And so it goes...

...there are certainly times I regretted...not so much choosing medicine...but rather *not* choosing something else.

But, then I complain to the wrong (or rather 'right') people/person...and they "remind me" that I actually have a cool job. They’ll tell me how most people hate their jobs more than I ever could. They’ll tell me that 9a-5p *sucks*!! They remind me of the (many) great things about being a doctor…and how (despite my tales of woe) I don’t really have it that bad!! Besides, what else would I have done instead?

And I am happy once again!!

Anonymous said...

wait, so if you don't specialize then you're residency is just 2 years. but if you specialize then the specializations lead to the 3-7 years?

ER doctor said...

if you don't specialize...and opt to be what we call a general practitioner, theoretically you can hang a shingle, or work as a generalist. But practically, since almost everyone does an entire residency, you're competing with board eligible/certifed docs...and will likely find yourself struggling to find a job. Not to mention the liability issues of not *really* knowing anything about anything....

But simply, one year of internship is required to obtain a California license, and with this you can do medicine.

To specialize, you have to complete a residency. This usually includes the intern year...and is 3+ years (intern year included).

Hope that clarifies a bit....

Justin said...

To clarify even more, a family medicine, peds, or IM residency is 3 years. The first year is called the internship. You can technically practice with just the internship but you run into the problems mentioned above.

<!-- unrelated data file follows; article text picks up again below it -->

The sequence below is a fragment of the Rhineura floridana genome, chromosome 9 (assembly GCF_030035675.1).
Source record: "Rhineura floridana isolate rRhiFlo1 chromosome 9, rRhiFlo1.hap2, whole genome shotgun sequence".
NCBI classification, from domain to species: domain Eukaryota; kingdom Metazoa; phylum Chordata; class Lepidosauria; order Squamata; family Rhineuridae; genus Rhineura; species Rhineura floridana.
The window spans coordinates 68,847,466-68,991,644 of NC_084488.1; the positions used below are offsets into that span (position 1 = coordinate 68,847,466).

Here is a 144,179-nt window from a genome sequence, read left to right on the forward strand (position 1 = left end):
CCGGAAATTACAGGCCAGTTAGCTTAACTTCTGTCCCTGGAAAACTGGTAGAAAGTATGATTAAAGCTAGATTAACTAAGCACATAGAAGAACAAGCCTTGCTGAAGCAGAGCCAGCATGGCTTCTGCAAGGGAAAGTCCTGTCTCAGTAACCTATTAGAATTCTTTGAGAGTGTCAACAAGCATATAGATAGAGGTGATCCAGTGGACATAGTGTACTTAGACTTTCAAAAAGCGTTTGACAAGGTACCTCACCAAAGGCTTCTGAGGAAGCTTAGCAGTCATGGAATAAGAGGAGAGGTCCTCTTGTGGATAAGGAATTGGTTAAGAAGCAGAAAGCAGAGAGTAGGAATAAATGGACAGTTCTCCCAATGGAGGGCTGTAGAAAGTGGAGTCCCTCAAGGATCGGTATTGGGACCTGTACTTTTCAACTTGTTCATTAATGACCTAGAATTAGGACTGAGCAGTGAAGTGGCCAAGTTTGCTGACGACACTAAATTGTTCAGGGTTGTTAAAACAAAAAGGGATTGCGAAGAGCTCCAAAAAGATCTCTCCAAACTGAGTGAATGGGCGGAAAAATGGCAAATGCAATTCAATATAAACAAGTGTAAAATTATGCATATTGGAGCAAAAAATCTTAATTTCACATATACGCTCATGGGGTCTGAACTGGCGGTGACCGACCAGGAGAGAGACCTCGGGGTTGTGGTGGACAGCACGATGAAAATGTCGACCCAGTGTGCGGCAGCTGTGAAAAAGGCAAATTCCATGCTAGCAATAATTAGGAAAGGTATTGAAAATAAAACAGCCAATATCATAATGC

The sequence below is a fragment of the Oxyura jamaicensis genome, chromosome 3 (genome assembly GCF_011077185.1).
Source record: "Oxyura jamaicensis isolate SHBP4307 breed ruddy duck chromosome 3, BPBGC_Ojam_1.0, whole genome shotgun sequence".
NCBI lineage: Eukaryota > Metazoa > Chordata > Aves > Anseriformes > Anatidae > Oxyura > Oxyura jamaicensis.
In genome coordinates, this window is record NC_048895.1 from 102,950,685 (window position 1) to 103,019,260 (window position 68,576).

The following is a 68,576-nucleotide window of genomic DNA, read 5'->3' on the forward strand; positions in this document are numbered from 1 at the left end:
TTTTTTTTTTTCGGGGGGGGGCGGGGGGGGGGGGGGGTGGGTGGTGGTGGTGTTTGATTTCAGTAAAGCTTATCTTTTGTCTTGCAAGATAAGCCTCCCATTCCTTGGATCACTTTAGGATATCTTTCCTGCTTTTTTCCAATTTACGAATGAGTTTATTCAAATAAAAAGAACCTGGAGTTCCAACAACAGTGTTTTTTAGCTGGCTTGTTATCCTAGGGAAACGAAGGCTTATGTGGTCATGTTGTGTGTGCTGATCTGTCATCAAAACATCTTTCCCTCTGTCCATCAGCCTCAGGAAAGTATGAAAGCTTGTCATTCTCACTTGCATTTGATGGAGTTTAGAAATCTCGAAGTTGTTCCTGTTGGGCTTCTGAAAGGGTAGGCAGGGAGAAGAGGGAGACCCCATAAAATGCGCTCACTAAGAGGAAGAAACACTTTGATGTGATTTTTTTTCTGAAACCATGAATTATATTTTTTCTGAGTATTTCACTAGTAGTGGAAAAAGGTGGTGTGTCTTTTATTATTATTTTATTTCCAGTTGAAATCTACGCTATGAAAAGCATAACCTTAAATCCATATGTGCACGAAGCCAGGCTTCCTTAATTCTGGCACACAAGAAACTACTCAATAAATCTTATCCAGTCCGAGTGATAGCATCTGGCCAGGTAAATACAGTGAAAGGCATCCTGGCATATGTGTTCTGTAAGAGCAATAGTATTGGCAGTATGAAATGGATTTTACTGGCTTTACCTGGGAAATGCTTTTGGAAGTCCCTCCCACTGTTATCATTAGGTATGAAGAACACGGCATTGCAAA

Specialties like surgery, pathology, ob/gyn are 4-5+ years long by themselves. With a subspecialty these can get extended many years.

Bostonian in NY said...

Great post and comment about the waves of demotivation that wash over us every 45 minutes or so. Very well expressed.

I recently talked to a group of local 10th graders about what is entailed in a medical career and they were all shocked that my life was nothing like Grey's anatomy or ER and that the past 7 years of my life have been a whole lot of work. It was fun, but I feel like I crushed a lot of dreams that day.

hizaleus said...

Although medical school debt is a motivation to continue in medicine, it needs to be kept in perspective. A small business owner has a similar debt without expectation of a guaranteed 6 figure salary the first year out.

Although doctors work long hours, so do most small business owners. The working poor often work longer and harder, without a near-certain future of good earnings. I know; I've been all three. Doctors don't have it so bad.







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sensen said...

I'm 26 and just getting started, finished my first year of Prerequisite. I'm goin for ER Doctor, still have a long way to go. Your story discouraged me a little, is it a good idea to keep going at my age, i want to start a family but from what you said its going to be impossible.

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Tracy Lawechresh said...

how can i apply to pre-med school? i am a micronesian student studying at com-fsm college. and i have no idea how or where to start???

Tracy Lawechresh said...

how can i get into pre-med school? i am stuyding at the college of micronesia. and how and where can i get into fro pre-med school?